LONDON — Long before their professional stars aligned, Kenneth Lonergan and Matthew Broderick took an astronomy course at the Hayden Planetarium on the Upper West Side of Manhattan.
Nearly 40 years later, the best friends — who had met at 15 in a school up the street — are still talking about that class, taught by a man Lonergan described as “very quiet, very sincere, very gentle.”
“He kind of stuck in my mind,” Lonergan, who went on to a celebrated career as a playwright and screenwriter, said. “I thought he’d be a good character in a play, and the astronomy classroom at the planetarium would be a great setting.”
Broderick added: “We imagined a whole life for this teacher.”
In 2009, Lonergan unveiled “The Starry Messenger,” a sweetly comic drama about a middle-aged astronomy instructor, mired in the minutiae of marriage and career, who looks to the heavens for guidance. And he cast Broderick as Mark Williams, its lead.
It was to be the playwright’s highly anticipated return to the stage, after a move into moviemaking that peaked with the Oscar-nominated “You Can Count on Me” but ran into legal drama over the fate of its follow-up, “Margaret.”
News reports at the time warned that the New Group production was doomed — that Lonergan was overwhelmed by his first efforts at directing his own unwieldy play, that Broderick couldn’t remember his lines.
But others came to see redemption when the play opened. “If this is what a disaster looks like, bring on the apocalypse,” Ben Brantley wrote in The New York Times, contending that Broderick had delivered “his finest, most affecting performance in years.”
A decade later, “The Starry Messenger” and Broderick have arrived in the West End of London, directed by Sam Yates and co-starring Elizabeth McGovern as Mark’s wife.
In separate interviews — Broderick in London before a rehearsal in early May, and Lonergan in New York on the day of the play’s first preview two weeks later — the men discussed their friendship, their collaboration and the play’s bumpy beginnings.
Here are edited excerpts from the conversations.
Q: Matthew, this is Kenny’s third play on the West End but it’s your debut. Does it feel like a milestone?
BRODERICK: I mean, I’m superstitious and I don’t want to, you know …
Q: Knock wood.
BRODERICK: Knock wood, exactly. [Looks around] There’s no wood. [Walks to a wooden table and knocks] When you’re a kid, there’s something very romantic about London. I’m embarrassed to say it, but it is sort of a dream to come here and do a play.
BRODERICK: Well, it sounds hokey. And it also just sets you up for, “Be careful for what you dream for, you [expletive].” And wham, I’ll be smashed down to whack-a-mole. [Laughs] Don’t print any of that.
Q: Kenny, did you have Matthew in mind as Mark from the beginning?
LONERGAN: No. I started writing notes for it, or making attempts at scenes in it, when I was pretty early in my mid-20s. And the character could be anywhere from his early 40s to his early 50s — no older and no younger — so there’s no question of writing it for Matthew. But I believe that I thought at the time, “It’s too bad he’s not the right age because it’s a really good part for him.” He happens to understand what’s so beautiful about astronomy itself.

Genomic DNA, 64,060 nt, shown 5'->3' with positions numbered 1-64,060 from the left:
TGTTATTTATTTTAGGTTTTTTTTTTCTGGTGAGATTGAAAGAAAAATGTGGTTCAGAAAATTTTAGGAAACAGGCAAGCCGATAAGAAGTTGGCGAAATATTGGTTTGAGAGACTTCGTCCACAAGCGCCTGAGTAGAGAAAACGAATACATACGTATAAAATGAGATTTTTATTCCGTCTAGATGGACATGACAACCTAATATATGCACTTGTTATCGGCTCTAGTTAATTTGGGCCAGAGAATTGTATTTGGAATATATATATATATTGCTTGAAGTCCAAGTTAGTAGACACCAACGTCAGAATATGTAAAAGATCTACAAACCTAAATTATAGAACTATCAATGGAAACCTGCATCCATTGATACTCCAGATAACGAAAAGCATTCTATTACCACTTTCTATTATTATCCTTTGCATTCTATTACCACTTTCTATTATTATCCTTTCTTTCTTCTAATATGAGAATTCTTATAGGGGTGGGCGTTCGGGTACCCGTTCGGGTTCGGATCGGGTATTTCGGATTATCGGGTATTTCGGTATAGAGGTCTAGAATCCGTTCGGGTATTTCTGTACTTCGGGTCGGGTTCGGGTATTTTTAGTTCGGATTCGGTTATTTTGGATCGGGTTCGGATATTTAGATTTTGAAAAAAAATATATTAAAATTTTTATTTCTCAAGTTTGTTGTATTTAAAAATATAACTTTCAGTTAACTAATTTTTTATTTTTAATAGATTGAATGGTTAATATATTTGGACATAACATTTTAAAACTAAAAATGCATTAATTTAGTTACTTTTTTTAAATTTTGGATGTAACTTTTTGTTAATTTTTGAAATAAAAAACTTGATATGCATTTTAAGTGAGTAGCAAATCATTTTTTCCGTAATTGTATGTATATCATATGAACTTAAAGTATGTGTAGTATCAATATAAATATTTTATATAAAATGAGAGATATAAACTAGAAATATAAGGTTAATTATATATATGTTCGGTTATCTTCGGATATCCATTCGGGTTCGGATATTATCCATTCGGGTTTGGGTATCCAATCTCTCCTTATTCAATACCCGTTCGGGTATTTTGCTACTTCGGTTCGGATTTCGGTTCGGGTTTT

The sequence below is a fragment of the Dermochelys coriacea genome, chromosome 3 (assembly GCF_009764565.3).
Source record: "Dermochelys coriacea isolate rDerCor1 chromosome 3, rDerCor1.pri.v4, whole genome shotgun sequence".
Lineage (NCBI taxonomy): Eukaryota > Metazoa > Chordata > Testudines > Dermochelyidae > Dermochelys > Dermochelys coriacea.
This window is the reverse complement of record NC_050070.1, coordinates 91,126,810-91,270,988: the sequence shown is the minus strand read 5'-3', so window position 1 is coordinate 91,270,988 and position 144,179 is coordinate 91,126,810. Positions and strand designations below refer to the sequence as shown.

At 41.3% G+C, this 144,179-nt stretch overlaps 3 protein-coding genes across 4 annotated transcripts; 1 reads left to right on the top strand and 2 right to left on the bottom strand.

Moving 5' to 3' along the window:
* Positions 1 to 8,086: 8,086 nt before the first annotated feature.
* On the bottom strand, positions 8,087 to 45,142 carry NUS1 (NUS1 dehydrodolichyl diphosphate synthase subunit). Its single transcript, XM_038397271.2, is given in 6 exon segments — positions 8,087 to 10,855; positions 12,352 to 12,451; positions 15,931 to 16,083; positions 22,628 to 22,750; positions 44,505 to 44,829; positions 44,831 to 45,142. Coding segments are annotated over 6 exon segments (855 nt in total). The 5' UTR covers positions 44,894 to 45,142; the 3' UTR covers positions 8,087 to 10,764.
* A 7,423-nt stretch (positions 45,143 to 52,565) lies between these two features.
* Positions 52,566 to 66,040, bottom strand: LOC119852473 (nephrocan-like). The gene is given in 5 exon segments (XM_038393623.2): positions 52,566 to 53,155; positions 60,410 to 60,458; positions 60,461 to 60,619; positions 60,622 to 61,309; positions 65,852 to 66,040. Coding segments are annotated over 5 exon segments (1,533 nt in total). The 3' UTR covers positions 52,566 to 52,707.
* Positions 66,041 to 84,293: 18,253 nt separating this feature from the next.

Q: What is that beauty?
LONERGAN: All you’ve got to do is go outside at night when you’re in the country and look up.
Q: Why the play’s long gestation?
LONERGAN: When I first wrote the play, I was a young man, not a 40-year-old man, and I really didn’t know what it was like to be in a relationship for 10 years, or to have the same job for 10 years.
Q: How much rewriting did you do?
LONERGAN: Almost none. I cut about 10 pages and I changed a few lines, a dozen maybe. And I changed half of those back. There’s always a tipping point where you start to feel that everything you’re doing is making it worse, not better.
Q: Matthew, you’ve also appeared in Kenny’s films, including “You Can Count on Me” and “Manchester by the Sea.” Who takes the lead when you collaborate?
BRODERICK: Gosh, that’s a good question. I always let Kenny be in charge — because I love him and I never don’t agree with him. And he wrote [“The Starry Messenger”], so my first job is to get him what he wants.
LONERGAN: [Laughs] I certainly have the final say over what he says in the play, and he has the final say over how he says it. But it’s really much more collaborative than that.
BRODERICK: Not to say we haven’t had a few screaming fights over nothing that don’t last. But no, we’ve never had a split in an endeavor, one of these plays or movies, never.
Q: What was it like putting on the original production amid all that negativity?
LONERGAN: There was a little tumult because I had never directed a play before. I was inexperienced and so our tech was not smooth. And we lost an actor late in the process. But I only found out that the play was supposed to be in trouble after I had read somewhere that it was supposedly in trouble.
Q: Matthew, what do you think Kenny is getting at in the play with Mark’s fixation on the unknowable?
BRODERICK: One of the arguments is whether there’s a God who has a plan, or is everything random? And why are we here? Is it possible to be here for no reason at all? And isn’t it better to admit that we absolutely have no idea about it even though that’s frightening?
Q: Where do you come down on that argument?
BRODERICK: I guess I’m more a science person. I don’t gravitate to a literal interpretation of the Bible certainly. My sister is an Episcopal minister, and she’s always saying: “You don’t get it. It’s faith, which you don’t have.” Do you want me to call her and get this worked out?
Q: Kenny, the Broadway revival of your play “The Waverly Gallery” recently earned two Tony nominations. Is “The Starry Messenger” headed there as well?
LONERGAN: I don’t think we’re up to that yet. But if it’s in the cards, that would be wonderful.
This article originally appeared in The New York Times.